Radical Access: The SFU Scholarly Publishing blog

Scholarly Publishing and Open Access blog

The latest news and answers to your questions about scholarly publishing and open access.

An overview of institutional repositories in Africa

Published by Alison Moore
Open Access Institutional Repositories (OAIR) have brought about a culture of sharing and participation, and African scholars must take advantage of this. How are the barriers to publishing in OAIR overcome?

SFU's new commitment to open education

Published by Alison Moore
In June 2022, SFU Senate endorsed a statement in support of open educational resources (OER) and open education more broadly, developed by SFU Library with support from the OER Working Group and the Senate Committee on University Teaching and Learning (SCUTL). Read this conversation with Hope Power, Teaching and Learning Librarian at SFU.

How Community Science opens a new way of knowledge creation: the BC Parks iNaturalist Project

Published by Alison Moore

Did you know that a hiker, birder, or beachcomber can contribute to scientific knowledge while they are exploring nature? Nature enthusiasts can upload a picture and description of plant, animal, insect, fungi or other organism through an app on their cell phone. This article introduces a trend called Community (or Citizen) Science, the website iNaturalist that uses Community Science to identify plant and animal species, and the role of GIS (Geographic Information Systems) in creating easy to use visualizations.

Leveraging Web Mapping Technologies to Communicate Your Research: Introducing our new Web GIS Workshop Series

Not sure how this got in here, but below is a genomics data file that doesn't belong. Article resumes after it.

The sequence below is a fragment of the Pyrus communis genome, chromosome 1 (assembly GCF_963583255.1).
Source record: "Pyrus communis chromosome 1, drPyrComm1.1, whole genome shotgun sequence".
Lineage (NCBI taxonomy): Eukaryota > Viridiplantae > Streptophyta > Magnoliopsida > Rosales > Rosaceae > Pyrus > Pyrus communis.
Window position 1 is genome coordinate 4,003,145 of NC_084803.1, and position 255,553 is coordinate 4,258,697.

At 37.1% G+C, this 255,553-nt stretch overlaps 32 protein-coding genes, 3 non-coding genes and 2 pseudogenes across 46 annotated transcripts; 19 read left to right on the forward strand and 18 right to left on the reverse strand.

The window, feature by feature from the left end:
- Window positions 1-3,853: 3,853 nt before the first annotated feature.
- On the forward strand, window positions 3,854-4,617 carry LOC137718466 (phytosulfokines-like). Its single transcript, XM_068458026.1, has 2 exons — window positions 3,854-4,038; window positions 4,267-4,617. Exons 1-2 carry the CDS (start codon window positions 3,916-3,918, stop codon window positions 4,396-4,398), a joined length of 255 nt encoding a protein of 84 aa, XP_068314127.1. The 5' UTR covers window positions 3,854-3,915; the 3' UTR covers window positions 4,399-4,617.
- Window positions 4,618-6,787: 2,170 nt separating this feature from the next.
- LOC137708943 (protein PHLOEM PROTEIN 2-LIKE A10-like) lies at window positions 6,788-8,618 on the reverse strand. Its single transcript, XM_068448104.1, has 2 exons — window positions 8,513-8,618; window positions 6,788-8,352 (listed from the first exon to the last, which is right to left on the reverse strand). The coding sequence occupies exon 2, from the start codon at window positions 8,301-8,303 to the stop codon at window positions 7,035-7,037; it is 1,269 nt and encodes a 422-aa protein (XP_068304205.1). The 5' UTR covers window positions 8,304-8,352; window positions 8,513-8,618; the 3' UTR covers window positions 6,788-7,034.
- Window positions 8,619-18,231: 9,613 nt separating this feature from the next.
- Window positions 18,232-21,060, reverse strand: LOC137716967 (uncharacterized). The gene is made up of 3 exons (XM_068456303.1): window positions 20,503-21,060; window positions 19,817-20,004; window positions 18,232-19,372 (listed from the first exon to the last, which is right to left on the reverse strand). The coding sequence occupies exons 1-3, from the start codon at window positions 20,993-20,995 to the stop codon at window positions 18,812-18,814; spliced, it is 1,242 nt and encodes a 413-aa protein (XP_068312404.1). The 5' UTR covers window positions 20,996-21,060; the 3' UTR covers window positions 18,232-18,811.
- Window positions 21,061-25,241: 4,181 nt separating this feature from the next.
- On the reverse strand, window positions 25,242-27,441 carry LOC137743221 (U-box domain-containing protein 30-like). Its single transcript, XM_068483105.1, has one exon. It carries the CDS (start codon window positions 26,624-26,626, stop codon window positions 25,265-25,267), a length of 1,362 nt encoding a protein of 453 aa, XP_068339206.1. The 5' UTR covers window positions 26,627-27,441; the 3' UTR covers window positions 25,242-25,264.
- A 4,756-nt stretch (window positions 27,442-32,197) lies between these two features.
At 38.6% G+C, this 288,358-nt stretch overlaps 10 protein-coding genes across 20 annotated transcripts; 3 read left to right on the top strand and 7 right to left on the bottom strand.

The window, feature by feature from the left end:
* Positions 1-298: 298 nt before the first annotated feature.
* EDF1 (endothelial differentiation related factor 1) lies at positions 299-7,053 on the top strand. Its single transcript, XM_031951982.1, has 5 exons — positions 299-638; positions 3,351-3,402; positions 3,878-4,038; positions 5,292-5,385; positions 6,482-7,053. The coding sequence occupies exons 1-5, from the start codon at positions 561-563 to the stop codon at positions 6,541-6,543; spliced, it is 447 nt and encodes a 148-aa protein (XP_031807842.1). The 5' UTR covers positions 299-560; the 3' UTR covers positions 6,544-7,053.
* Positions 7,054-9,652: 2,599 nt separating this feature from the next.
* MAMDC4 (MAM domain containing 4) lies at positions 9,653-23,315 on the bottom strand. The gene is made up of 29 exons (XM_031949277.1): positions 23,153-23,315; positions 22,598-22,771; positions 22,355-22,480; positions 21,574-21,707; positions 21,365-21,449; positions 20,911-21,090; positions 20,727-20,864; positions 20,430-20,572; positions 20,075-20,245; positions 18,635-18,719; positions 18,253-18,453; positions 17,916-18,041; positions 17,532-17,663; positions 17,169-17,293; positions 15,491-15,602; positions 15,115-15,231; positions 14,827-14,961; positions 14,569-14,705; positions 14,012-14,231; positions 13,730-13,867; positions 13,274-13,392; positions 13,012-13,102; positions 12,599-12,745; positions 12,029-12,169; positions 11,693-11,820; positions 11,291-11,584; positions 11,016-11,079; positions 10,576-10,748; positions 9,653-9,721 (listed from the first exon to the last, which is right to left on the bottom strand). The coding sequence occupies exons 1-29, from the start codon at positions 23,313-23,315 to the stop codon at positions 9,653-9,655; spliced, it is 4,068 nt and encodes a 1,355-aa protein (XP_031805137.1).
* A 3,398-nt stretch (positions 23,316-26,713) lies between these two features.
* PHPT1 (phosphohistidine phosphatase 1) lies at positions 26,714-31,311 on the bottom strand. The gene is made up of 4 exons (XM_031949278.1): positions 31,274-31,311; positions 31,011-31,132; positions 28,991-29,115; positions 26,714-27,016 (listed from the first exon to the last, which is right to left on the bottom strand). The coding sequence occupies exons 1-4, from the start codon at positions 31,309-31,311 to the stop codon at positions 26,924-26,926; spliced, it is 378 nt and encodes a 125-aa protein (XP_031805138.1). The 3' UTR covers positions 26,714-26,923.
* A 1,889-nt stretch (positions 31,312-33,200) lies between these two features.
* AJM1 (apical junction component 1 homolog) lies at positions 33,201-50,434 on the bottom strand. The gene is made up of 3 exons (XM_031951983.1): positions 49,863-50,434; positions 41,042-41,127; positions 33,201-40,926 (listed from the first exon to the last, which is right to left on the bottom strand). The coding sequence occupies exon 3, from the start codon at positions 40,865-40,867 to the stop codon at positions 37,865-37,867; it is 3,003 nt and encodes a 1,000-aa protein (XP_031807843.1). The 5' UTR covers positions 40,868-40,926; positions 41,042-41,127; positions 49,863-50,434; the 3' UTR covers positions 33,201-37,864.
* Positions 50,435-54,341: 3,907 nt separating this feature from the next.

Screenshot from Restoring Old Havana that shows a map with a painting of a boat superimposed on the left.
Published by Sarah (Tong) Zhang

The Open Scholarship and Knowledge Mobilization movements encourage us to think hard about how digital media and the open web have revolutionarily disrupted the traditional way of publishing.  The ways to disseminate and communicate research has never been more diverse and accessible, targeting a broad audience of specialists and non-specialists. Just think about the novel avenues in which researchers have dabbled to put their intellectual output: blogs, podcasts (or newly invented open peer-reviewed podcasts), and numerous web-based projects. 

Recognizing contributions to research - how should you credit?

Published by Ioana Liuta

This blog looks at changes to the ways researchers or team members are credited in publications. The CRediT system is highlighted as one way to give credit responsibly and recognize different forms of research contribution.

Getting started with Wikipedia

Published by Alison Moore

This blog post was contributed by Graeme Robinson-Clogg, a former SFU Reference Librarian